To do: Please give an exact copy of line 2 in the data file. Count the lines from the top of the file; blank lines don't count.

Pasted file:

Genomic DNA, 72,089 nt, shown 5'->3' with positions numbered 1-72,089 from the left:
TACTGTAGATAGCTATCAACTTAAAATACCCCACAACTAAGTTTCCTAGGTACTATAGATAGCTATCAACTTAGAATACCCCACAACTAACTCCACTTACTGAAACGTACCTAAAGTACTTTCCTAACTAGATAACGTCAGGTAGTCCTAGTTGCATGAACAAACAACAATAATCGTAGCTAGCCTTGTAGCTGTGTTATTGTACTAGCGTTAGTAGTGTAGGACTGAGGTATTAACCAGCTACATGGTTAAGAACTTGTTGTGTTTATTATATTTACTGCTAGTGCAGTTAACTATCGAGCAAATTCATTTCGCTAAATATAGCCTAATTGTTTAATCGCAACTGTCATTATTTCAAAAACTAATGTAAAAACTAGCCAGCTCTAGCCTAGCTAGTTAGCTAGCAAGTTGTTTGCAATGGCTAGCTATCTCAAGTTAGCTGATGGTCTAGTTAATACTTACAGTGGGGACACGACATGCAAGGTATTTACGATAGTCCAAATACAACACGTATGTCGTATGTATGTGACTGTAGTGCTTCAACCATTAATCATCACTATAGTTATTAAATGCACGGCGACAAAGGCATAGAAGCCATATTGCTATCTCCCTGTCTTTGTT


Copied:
TACTGTAGATAGCTATCAACTTAAAATACCCCACAACTAAGTTTCCTAGGTACTATAGATAGCTATCAACTTAGAATACCCCACAACTAACTCCACTTACTGAAACGTACCTAAAGTACTTTCCTAACTAGATAACGTCAGGTAGTCCTAGTTGCATGAACAAACAACAATAATCGTAGCTAGCCTTGTAGCTGTGTTATTGTACTAGCGTTAGTAGTGTAGGACTGAGGTATTAACCAGCTACATGGTTAAGAACTTGTTGTGTTTATTATATTTACTGCTAGTGCAGTTAACTATCGAGCAAATTCATTTCGCTAAATATAGCCTAATTGTTTAATCGCAACTGTCATTATTTCAAAAACTAATGTAAAAACTAGCCAGCTCTAGCCTAGCTAGTTAGCTAGCAAGTTGTTTGCAATGGCTAGCTATCTCAAGTTAGCTGATGGTCTAGTTAATACTTACAGTGGGGACACGACATGCAAGGTATTTACGATAGTCCAAATACAACACGTATGTCGTATGTATGTGACTGTAGTGCTTCAACCATTAATCATCACTATAGTTATTAAATGCACGGCGACAAAGGCATAGAAGCCATATTGCTATCTCCCTGTCTTTGTT